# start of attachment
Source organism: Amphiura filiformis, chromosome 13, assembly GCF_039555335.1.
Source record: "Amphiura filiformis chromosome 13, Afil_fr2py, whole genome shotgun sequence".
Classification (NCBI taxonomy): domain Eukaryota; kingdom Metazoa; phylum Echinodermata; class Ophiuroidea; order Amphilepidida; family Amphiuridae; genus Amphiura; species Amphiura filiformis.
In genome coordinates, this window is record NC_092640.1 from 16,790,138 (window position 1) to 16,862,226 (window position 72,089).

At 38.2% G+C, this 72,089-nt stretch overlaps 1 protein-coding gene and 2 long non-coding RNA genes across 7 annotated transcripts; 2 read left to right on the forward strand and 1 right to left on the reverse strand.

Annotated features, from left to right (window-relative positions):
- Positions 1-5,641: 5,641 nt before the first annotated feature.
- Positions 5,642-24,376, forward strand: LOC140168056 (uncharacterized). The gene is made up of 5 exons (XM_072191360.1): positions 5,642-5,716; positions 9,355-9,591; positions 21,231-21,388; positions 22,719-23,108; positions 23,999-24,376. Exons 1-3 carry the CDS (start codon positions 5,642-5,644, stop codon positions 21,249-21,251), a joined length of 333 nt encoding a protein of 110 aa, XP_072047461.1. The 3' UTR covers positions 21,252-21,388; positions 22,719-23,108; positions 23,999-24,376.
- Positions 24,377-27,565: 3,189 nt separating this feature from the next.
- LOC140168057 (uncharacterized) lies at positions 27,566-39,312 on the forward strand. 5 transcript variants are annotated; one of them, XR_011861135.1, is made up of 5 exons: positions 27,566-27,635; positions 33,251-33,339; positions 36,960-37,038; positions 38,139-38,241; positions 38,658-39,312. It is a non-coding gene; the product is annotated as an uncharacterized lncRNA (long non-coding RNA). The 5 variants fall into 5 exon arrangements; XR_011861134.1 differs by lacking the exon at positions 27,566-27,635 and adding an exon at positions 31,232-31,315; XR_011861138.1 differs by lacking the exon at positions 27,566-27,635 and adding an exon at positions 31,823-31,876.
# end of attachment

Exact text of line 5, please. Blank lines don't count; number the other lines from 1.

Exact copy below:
At 38.2% G+C, this 72,089-nt stretch overlaps 1 protein-coding gene and 2 long non-coding RNA genes across 7 annotated transcripts; 2 read left to right on the forward strand and 1 right to left on the reverse strand.